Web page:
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PPI DRUGS are like terrorists hiding in plain sight

Updated on June 8, 2019

The Gallbladder, its function as a G.I. organ, and why it can fail and THE DANGERS of PROTON PUMP INHIBITORS, Doctors, Medical Malpractice Attorneys, and more.

PLEASE NOTE: I am an advocate, patient, and journalist. This article is based on what has happened to me. My research in medical journals and abstracts, and from talking to over 9 GI doctors and countless other MDs, PAs, RNs, PAs, and various other medical professionals and advocates for over 3 years has made my understanding of what is going on with this PPI medical nightmare.

By Meredith A. Iager


The gallbladder is essentially a small sack like digestive organ that is used to store excess bile that is thicker than what the liver produces for bile. The thicker bile that is stored in this small sack like tank that is smaller than a clementine orange, is used for digesting foods such as fats.

As people age, gallstones can form due to the diminishing of acid produced in an individual's digestive system; like how bones get more brittle as we age and magnesium and other supplements are essential, the acid in our GI tract lowers in volume. It has been said that sometimes gallbladder function/motility can slow down and eventually need to be removed due to heredity. But keep in mind the more fat content of the foods you eat can cause the gallbladder to work harder, and eventually sludge and stones can form due to an unhealthy diet.

The gallbladder is a GI organ that is very susceptible because it's small and is there for supplemental digestion. Millions of Americans have lost their gallbladder from various issues: such as diet (which happens over many years), heredity (which happens over many years), or simply medications that can cause it to fail (medications can cause the gallbladder to fill with sludge and stones over just a few weeks – a rapid gallbladder failure, and stones can also block the bile ducts causing pancreatitis – which can be fixed with antibiotics for a few days after your gallbladder is removed).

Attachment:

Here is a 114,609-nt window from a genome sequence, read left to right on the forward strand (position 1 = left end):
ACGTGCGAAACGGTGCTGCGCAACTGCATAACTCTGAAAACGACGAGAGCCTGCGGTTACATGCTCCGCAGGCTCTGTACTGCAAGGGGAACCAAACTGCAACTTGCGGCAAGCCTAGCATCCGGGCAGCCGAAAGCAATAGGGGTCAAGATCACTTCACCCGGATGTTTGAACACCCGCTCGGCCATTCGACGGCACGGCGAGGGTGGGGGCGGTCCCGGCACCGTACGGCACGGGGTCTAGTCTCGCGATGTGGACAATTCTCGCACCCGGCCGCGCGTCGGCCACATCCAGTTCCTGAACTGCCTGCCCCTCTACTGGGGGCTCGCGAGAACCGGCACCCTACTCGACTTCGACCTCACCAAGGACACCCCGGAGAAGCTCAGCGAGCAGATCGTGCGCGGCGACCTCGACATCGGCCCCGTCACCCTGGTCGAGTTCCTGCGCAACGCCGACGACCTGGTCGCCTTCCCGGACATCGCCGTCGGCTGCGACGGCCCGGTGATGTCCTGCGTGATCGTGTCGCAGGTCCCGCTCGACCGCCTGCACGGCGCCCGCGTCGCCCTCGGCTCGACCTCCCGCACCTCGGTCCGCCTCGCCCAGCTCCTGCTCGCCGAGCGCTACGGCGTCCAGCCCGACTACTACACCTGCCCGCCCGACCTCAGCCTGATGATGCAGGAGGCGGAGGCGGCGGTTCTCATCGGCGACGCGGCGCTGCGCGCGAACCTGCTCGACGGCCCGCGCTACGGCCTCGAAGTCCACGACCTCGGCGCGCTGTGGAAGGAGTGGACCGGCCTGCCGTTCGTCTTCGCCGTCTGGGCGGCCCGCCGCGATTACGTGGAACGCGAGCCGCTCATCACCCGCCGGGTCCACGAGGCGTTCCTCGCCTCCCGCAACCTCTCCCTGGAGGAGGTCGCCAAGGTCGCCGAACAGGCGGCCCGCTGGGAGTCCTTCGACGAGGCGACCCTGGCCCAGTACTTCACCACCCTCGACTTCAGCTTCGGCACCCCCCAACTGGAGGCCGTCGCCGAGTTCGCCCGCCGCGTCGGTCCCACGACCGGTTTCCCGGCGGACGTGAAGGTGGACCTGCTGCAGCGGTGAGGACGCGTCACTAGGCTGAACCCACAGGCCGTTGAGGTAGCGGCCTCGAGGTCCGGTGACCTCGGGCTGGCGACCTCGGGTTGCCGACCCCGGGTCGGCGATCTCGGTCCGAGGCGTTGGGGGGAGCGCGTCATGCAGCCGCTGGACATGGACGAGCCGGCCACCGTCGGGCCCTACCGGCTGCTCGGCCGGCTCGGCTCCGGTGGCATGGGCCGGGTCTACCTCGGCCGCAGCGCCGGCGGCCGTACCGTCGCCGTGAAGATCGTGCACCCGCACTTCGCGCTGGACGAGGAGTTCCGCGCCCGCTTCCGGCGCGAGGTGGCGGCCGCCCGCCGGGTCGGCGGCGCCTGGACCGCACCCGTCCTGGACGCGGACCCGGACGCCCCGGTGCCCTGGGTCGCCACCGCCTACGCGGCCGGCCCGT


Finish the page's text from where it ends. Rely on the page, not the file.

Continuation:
One of these main reasons the gallbladder fails rapidly is acid lowering medications (Now you can see why the gallbladder removal surgery aka cholesectomy is the most common surgery for general surgeons)– the drugs are more prevalent today and thrown at people left and right and most of us listen to the doctor and think they are helping us when they are causing more serious problems. It's an extreme taboo topic (that will get most doctors very defensive and even hostile with you if you begin to question their reasons for using the PPI drugs) among all gastroenterologist's (GI), primary care/internal medicine docs, and even ear, nose and throat doctors (ENT') who prescribe PPIs like water, not caring about what happens to their patient, and not monitoring the drug being administered, which can cause the severe side effects that can be life threatening.


The PPIs a.k.a. proton pump inhibitors are Nexium, Protonix, Dexilant, Prilosec, (is a PPI over-the-counter now at your local CVS, Walgreen's, Rite-Aide and Wal-Mart or Kmart stores -- or any other drug or large chain store where you can buy anything from clothes, food to pharmaceuticals), among others that are H2-blockers, that only eliminate some acid or stomach. These H2-blockers include Pepcid AC, Zegred OTC, Zantac, Omneprazole, Lansoprazole – (some of these I have written may be spelled wrong or may be a generic for prescriptions or even over the counter medications) -- you can get Zantac and other over the counters (OTC’s) in a higher dose as a prescription form from your local pharmacy.

These acid lowering medications were intended to heal issues in the GI tract – mild or serious – according to the FDA, and are supposed to be short term medications when you have a diagnosed condition from an endoscopy, colonoscopy, and biopsy findings that warrant the usage of an acid lowering drug. But, the scary fact is when people are having some reflux, or burping, or some mild stomach pain they are given these drugs without proper testing. You NEVER want to take an acid lowering drug on your own, or unless you have had an endoscopy or procedure that identifies an infection or inflammation that warrants the usages of these medications. Twenty to 40mg of a PPI can be a miracle and heal these issues, however, when used inappropriately these drugs can cause inflammation, or gallbladder failure, and vitamins and minerals to be lowered or depleted.